Don't worry about your level of understanding, we are more than happy to talk you through it. The fact that you are here asking how to fix it yourself and are following the steps we provide already sets you apart from most average users Wink

If you need anything clarified please do not hesitate to ask Smile


Posted By: rossdorn
Date Posted: 17 Jun 2015 at 2:44pm
Hello parsec,  Thank you again for your help I really do appreciate it

I bought this ACER monitor about 6 years ago and it has worked without any problem until a few days. It still works without a problem, except it no longer has a centered picture at its native resolution. If I use the next less perfect one, then the picture is a little less clear, but other than that good enough.

I tend to just stick with that, but I somehow suspect that what caused this first the fault might soon cause another-

We have three computers with three different displays in our house.

The ONLY combination that is not working is this display connected to this computer, at this resolution. I have a second display (actually a 32??TV) connected to this computer, which still works unchanged (with a smaller resolution of course), but it is also connected to the Nvidia 630. Even connected via the same cable to the switch that separates the two displays (I tried without the switch and with different cables).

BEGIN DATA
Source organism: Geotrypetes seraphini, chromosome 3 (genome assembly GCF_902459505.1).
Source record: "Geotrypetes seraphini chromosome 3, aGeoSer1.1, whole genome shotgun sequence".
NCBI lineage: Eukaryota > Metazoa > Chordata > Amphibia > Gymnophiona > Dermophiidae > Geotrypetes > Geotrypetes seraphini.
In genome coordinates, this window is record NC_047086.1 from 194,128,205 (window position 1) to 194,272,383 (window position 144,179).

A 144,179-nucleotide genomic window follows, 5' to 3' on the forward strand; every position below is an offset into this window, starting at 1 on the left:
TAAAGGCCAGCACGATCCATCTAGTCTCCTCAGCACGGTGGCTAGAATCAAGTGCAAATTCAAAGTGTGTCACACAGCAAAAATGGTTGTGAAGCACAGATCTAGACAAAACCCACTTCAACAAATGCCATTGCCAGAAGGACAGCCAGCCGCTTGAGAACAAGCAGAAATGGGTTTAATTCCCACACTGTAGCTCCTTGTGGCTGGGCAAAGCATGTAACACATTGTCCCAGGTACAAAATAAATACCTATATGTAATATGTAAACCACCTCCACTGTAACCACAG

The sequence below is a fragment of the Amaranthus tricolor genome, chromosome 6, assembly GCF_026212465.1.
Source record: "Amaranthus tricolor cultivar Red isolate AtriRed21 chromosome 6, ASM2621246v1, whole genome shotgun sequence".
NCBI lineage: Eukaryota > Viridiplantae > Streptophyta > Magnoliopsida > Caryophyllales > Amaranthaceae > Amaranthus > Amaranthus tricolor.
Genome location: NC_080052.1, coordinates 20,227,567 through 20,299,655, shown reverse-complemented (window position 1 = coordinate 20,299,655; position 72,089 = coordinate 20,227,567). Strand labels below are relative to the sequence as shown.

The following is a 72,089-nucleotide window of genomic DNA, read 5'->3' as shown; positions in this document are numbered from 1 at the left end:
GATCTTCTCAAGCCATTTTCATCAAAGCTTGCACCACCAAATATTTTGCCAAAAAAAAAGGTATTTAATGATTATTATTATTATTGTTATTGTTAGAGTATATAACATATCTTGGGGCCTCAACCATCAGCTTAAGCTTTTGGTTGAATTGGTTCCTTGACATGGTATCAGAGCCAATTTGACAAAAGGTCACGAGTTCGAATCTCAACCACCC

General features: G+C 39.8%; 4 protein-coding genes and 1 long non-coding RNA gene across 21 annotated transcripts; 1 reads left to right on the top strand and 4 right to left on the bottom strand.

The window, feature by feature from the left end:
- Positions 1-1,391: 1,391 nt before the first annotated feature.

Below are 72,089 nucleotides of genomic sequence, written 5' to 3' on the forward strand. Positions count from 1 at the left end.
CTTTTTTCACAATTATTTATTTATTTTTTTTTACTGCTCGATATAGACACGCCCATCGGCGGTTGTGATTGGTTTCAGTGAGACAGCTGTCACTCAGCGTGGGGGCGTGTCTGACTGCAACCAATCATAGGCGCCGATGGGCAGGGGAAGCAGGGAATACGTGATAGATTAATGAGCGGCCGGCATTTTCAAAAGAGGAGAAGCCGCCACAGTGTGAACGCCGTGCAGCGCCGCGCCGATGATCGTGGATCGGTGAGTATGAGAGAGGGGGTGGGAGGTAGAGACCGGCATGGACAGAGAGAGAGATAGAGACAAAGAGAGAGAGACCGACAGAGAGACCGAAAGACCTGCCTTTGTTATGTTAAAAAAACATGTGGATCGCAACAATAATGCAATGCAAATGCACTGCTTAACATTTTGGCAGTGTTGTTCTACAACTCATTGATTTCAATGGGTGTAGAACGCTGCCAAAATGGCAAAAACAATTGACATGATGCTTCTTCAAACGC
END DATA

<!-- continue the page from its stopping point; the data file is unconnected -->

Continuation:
That is why I thought it could be a driver fault.

 

I canNOT change the video source, as I cannot install the driver for the Intel, without having the driver already installed??there is no picture.   Censored

 

I have a habit of installing a clean Win 7 version every two years or so, I always found the computer working a lot faster afterwards. A year ago I installed a Crucial MX100 SSD, so, no need for more speed, but??reading around on the internet I find several complaints about SSDs, also my Crucial. The funniest one actually from today, maybe this is of interest for you guys:

https://blog.algolia.com/when-solid-state-drives-are-not-that-solid/" rel="nofollow - https://blog.algolia.com/when-solid-state-drives-are-not-that-solid/

https://blog.algolia.com/when-solid-state-drives-are-not-that-solid/" rel="nofollow -

My problem is that I am European living in Japan, so the internet is essential for my ?×survival?? I use a VPN and watch any TV channel I choose or even movies, all without any porblem. If I Knew it is the display, I would go out and buy another one, but I just might get more pi?? off, if it shows the same problem. And as I am almost 70, I do not want to have stroke??  Wacko

 

Maybe it is wisest, to just stick with the wrong resolution?